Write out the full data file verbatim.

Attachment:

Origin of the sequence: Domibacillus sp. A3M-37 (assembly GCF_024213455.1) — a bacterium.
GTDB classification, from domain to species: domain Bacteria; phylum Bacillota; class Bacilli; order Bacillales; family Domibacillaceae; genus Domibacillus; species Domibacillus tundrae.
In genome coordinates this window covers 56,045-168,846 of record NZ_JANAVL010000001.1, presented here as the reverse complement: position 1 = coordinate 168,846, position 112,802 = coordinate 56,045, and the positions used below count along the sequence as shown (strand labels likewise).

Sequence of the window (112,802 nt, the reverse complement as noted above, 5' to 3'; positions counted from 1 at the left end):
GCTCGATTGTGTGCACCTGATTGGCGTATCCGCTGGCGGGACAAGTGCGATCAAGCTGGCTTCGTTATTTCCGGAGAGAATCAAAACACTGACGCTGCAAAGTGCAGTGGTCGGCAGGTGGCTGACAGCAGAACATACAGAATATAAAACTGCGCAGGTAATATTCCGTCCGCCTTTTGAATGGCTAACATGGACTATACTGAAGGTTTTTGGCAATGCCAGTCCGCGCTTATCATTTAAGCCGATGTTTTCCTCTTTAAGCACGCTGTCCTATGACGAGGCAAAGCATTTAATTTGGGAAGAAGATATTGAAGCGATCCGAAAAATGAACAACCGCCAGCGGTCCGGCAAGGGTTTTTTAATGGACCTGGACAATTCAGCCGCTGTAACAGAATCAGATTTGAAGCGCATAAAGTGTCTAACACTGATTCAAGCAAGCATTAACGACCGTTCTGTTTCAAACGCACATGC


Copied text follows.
Origin of the sequence: Domibacillus sp. A3M-37 (assembly GCF_024213455.1) — a bacterium.
GTDB classification, from domain to species: domain Bacteria; phylum Bacillota; class Bacilli; order Bacillales; family Domibacillaceae; genus Domibacillus; species Domibacillus tundrae.
In genome coordinates this window covers 56,045-168,846 of record NZ_JANAVL010000001.1, presented here as the reverse complement: position 1 = coordinate 168,846, position 112,802 = coordinate 56,045, and the positions used below count along the sequence as shown (strand labels likewise).

Sequence of the window (112,802 nt, the reverse complement as noted above, 5' to 3'; positions counted from 1 at the left end):
GCTCGATTGTGTGCACCTGATTGGCGTATCCGCTGGCGGGACAAGTGCGATCAAGCTGGCTTCGTTATTTCCGGAGAGAATCAAAACACTGACGCTGCAAAGTGCAGTGGTCGGCAGGTGGCTGACAGCAGAACATACAGAATATAAAACTGCGCAGGTAATATTCCGTCCGCCTTTTGAATGGCTAACATGGACTATACTGAAGGTTTTTGGCAATGCCAGTCCGCGCTTATCATTTAAGCCGATGTTTTCCTCTTTAAGCACGCTGTCCTATGACGAGGCAAAGCATTTAATTTGGGAAGAAGATATTGAAGCGATCCGAAAAATGAACAACCGCCAGCGGTCCGGCAAGGGTTTTTTAATGGACCTGGACAATTCAGCCGCTGTAACAGAATCAGATTTGAAGCGCATAAAGTGTCTAACACTGATTCAAGCAAGCATTAACGACCGTTCTGTTTCAAACGCACATGC